April Maguire 4 min read Applying to College, College Lists

What Does It Take to Get into Brigham Young University–Provo?

Brigham Young University–Provo doesn’t offer your typical college experience. Founded and supported by The Church of Jesus Christ of Latter-day Saints, this faith-based institution holds students to a strict standard with regard to behavior and character.


Notable BYU alumni include former U.S. presidential candidate Mitt Romney, “Twilight” series author Stephenie Meyer, author and business leader Stephen Covey, and actors Jon Heder of “Napoleon Dynamite” and Aaron Eckhart of “Batman: The Dark Knight.”


BYU students are expected to live by a strict honor code, which prohibits – among other things – camping with members of the opposite sex and growing a beard without a doctor’s approval. Extramarital and gay sex are also prohibited. Students are highly encouraged to devote their time to community service both on and off campus.  


With 288 major and minor programs and more than 300 college clubs and organizations, students attending BYU will clearly have a lot on their plates. But if you’re looking for a college education that will help you grow both spiritually and intellectually, BYU might be the institution for you.


So what does it take to get in? Read on for details on applying to Brigham Young University, along with tips for standing out from the crowd.


Applying to Brigham Young University–Provo: A Quick Review


Brigham Young University–Provo requires candidates to submit a comprehensive application package. If you think you may want to attend BYU next year, start gathering the following materials early:


  • Completed BYU application
  • Official high school transcript
  • Official ACT or SAT scores (BYU only considers the highest overall composite score)
  • Essays and activities information
  • 1 teacher recommendation
  • 1 non-relative personal recommendation
  • Ecclesiastical endorsement and honor code agreement
  • $35 application fee


Note that some students may be asked to submit an additional recommendation from a seminary teacher. All materials must be in by December 15th.


Brigham Young University–Provo Acceptance Rate: How Difficult Is It to Get In?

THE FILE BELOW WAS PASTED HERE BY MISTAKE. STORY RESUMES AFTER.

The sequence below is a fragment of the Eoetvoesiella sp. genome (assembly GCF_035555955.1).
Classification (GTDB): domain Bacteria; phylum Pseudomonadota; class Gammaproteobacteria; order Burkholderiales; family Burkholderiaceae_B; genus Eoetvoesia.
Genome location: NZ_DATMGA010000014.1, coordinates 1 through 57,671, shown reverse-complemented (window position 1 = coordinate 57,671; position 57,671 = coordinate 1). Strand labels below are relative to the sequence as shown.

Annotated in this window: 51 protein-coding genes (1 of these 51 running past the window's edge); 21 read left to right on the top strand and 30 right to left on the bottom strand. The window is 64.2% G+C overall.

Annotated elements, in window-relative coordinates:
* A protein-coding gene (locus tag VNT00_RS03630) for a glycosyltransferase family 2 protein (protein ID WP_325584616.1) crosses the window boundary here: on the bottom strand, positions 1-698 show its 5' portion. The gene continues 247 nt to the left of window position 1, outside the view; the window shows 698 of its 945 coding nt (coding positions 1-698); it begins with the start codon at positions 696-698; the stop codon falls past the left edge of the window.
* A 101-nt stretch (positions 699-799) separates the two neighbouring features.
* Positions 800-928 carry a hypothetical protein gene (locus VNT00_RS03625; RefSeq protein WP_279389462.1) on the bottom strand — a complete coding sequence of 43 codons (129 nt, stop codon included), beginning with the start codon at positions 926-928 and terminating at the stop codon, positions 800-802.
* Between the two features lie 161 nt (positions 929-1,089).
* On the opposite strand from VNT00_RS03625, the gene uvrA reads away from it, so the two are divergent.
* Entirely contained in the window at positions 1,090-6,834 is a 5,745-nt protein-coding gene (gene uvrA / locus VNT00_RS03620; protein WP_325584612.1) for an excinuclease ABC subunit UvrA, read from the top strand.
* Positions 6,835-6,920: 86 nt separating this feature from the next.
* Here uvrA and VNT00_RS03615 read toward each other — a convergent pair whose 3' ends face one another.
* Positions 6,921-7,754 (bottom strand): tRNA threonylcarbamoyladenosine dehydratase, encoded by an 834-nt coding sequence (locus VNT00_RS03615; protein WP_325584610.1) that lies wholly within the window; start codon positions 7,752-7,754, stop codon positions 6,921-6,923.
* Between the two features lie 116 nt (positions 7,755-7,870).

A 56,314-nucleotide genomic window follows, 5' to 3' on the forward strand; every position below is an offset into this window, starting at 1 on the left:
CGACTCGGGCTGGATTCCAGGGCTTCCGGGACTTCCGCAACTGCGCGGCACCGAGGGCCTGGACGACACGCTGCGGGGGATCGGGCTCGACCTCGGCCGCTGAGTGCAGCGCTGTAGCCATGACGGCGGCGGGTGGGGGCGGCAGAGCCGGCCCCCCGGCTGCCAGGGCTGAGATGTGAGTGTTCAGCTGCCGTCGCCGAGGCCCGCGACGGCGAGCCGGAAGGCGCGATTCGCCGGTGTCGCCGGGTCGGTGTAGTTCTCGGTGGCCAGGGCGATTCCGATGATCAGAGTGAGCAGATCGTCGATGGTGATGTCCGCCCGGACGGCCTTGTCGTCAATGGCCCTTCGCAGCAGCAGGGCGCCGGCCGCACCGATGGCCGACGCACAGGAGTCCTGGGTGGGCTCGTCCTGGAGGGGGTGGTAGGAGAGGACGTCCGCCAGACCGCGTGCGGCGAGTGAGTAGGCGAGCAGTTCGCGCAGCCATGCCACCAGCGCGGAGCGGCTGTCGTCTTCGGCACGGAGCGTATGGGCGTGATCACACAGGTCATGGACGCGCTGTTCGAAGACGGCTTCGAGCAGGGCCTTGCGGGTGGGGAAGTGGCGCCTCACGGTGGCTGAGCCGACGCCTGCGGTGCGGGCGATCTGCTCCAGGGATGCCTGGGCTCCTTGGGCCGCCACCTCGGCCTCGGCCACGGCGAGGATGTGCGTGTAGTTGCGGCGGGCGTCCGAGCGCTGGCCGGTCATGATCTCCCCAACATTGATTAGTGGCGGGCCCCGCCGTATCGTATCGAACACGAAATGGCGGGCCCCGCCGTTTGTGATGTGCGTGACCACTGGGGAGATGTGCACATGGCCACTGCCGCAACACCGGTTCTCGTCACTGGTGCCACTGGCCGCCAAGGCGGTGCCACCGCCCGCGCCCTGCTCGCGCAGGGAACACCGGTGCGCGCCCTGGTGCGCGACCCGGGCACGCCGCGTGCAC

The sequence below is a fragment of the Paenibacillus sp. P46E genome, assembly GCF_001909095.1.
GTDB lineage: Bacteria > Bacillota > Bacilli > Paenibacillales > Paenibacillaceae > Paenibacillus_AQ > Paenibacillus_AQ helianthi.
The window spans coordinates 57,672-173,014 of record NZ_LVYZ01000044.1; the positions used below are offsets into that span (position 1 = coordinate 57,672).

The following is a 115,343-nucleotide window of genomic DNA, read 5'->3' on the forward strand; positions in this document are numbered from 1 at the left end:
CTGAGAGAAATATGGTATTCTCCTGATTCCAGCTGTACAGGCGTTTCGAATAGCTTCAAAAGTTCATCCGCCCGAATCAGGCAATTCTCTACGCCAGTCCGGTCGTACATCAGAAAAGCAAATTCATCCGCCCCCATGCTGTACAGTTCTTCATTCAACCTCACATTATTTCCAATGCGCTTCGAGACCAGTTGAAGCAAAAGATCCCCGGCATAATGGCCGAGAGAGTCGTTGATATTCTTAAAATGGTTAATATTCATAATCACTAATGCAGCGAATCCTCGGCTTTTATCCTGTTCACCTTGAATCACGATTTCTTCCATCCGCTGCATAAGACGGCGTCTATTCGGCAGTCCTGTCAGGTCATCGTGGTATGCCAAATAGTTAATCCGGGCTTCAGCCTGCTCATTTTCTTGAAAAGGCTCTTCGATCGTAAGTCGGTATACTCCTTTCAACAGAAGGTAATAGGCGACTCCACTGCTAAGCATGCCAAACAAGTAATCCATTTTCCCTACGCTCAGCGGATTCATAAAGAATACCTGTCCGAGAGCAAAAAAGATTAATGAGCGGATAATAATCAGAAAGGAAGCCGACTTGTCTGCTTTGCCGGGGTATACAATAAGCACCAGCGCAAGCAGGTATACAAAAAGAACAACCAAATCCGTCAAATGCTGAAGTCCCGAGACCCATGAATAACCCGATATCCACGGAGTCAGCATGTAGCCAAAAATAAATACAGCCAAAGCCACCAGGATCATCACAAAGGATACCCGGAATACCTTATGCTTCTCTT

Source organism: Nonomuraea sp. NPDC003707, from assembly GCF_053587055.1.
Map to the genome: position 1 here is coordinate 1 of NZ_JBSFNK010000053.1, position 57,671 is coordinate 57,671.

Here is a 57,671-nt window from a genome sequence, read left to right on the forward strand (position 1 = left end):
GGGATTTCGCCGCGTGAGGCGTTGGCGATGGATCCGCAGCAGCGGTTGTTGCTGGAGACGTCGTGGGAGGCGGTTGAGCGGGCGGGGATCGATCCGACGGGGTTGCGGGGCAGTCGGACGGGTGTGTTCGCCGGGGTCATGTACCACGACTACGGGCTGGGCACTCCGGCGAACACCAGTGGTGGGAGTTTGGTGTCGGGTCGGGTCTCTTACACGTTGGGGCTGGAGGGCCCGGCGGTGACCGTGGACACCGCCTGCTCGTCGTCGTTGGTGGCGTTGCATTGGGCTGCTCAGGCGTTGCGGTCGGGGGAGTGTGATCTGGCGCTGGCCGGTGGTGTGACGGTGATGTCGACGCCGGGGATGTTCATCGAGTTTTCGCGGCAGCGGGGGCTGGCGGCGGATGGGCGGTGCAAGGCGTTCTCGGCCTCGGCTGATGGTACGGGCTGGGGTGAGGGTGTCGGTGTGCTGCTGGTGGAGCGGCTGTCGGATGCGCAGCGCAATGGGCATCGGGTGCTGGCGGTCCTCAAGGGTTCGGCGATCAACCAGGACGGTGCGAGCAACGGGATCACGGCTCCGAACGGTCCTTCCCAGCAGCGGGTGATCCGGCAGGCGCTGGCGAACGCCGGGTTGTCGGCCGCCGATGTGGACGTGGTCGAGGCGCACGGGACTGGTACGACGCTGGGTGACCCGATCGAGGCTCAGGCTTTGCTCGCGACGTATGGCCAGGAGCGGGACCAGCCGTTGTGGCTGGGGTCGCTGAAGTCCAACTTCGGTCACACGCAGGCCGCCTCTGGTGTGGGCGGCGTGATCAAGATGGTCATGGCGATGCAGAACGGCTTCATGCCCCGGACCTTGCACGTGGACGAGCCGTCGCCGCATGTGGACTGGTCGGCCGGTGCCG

Brigham Young University–Provo receives 11,784 applications for the 2018 admissions season year and accepted just 7,668 of them. So, it’s fair to say that with an acceptance rate of around 65.1%, this Utah school is selective.


Still, high school students shouldn’t be discouraged by the numbers. While grades and test scores play a significant role in admissions decisions, it’s important to remember that BYU employs a holistic review process. Factors like essays, letters of recommendation, extracurriculars, volunteer work, and church involvement will all be considered when evaluating students for admission. 

So, How Does One Get Into Brigham Young University–Provo?


There is no secret formula for admission to BYU. All applications are holistically reviewed, meaning everything in the application is considered. However, the college tends to favor students who pursue challenging curricula while still in high school. The most competitive applicants take several AP or IB classes along with their regular coursework. As a bonus, taking advanced placement courses can help boost your GPA. The average incoming BYU freshman has a grade point average of 3.86, so every little bit helps.


Additionally, BYU students tend to have high standardized test scores. BYU freshmen boast an average ACT score of 29.5 and an SAT score between 1210 and 1410. Consider professional SAT tutoring as a way of focusing study efforts on those testing areas most likely to drive score increases.